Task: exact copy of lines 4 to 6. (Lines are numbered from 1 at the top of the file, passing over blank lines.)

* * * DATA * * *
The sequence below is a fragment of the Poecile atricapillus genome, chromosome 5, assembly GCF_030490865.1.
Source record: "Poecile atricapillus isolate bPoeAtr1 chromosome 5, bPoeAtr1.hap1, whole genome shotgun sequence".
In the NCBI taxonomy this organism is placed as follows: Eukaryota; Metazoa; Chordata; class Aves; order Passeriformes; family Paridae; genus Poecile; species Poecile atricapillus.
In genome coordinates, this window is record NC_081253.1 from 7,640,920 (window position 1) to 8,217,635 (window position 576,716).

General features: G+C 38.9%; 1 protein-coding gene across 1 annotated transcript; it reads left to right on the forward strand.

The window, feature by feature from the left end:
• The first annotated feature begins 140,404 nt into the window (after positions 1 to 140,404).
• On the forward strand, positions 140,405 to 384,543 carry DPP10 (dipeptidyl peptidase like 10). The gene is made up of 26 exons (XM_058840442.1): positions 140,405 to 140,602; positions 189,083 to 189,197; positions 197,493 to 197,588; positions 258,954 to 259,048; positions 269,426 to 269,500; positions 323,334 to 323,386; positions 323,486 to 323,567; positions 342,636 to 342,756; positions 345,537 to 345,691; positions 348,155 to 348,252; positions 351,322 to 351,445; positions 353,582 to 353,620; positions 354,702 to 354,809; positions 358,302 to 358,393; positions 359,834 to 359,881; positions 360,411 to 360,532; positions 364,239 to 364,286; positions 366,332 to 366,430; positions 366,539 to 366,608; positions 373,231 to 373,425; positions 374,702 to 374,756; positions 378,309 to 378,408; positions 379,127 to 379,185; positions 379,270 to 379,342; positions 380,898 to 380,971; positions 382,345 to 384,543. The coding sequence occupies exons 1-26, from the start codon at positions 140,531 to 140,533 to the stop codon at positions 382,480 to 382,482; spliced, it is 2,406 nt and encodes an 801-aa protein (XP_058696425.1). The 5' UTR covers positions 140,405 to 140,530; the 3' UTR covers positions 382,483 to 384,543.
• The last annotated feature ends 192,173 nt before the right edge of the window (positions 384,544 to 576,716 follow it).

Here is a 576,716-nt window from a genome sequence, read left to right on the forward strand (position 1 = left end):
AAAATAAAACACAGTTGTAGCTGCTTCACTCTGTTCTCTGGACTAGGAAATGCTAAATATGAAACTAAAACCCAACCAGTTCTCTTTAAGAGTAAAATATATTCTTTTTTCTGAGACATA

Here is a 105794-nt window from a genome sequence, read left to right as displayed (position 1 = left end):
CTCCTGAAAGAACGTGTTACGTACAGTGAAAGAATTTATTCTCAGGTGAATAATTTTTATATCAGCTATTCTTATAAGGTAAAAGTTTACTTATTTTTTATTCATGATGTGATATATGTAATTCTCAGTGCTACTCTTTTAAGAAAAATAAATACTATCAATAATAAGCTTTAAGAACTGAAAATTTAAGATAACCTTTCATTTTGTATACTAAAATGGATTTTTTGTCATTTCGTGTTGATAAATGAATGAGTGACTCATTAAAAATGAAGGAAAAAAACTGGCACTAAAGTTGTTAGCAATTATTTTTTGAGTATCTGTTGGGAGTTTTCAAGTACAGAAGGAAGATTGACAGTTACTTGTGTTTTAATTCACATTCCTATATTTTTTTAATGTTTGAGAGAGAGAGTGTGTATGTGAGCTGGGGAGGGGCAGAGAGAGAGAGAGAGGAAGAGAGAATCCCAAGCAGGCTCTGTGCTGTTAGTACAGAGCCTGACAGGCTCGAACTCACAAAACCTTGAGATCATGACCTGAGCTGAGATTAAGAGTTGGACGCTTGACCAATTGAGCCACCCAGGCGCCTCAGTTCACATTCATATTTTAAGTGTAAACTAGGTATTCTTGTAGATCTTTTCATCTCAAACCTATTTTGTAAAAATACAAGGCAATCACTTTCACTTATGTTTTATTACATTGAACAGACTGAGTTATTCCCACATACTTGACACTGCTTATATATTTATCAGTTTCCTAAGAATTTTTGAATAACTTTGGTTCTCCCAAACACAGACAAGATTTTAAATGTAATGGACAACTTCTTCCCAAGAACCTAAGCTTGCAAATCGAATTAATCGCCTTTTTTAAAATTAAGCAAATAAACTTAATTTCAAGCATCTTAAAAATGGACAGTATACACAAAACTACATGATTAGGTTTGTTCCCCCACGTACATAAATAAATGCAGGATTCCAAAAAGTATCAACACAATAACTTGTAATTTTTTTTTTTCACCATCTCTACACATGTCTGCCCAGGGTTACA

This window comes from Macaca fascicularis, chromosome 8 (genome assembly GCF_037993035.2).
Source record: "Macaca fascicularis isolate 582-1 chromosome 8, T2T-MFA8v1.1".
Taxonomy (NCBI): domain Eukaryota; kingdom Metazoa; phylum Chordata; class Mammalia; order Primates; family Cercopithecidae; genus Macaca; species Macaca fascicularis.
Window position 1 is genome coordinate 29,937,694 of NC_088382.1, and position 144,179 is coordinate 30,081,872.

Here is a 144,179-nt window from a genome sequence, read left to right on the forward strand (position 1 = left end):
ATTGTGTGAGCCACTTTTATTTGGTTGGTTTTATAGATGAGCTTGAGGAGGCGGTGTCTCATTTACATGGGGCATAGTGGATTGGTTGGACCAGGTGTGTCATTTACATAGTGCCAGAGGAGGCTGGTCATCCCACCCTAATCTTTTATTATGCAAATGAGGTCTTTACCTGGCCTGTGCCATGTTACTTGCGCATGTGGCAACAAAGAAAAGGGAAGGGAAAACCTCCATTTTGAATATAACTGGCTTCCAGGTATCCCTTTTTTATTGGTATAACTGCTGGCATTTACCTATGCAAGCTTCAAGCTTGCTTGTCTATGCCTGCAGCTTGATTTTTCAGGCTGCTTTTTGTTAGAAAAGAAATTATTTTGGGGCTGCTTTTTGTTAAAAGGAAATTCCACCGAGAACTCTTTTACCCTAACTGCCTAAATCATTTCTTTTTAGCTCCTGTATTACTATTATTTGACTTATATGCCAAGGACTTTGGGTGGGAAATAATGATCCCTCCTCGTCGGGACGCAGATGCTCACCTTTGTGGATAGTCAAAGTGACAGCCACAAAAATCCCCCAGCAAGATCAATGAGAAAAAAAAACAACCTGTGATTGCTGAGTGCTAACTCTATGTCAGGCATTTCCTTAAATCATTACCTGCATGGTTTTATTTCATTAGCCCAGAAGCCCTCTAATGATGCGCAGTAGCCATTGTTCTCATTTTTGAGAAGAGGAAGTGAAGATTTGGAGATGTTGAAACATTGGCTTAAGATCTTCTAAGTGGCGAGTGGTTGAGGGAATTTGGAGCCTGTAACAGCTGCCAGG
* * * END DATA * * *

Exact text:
In genome coordinates, this window is record NC_081253.1 from 7,640,920 (window position 1) to 8,217,635 (window position 576,716).

General features: G+C 38.9%; 1 protein-coding gene across 1 annotated transcript; it reads left to right on the forward strand.

The window, feature by feature from the left end: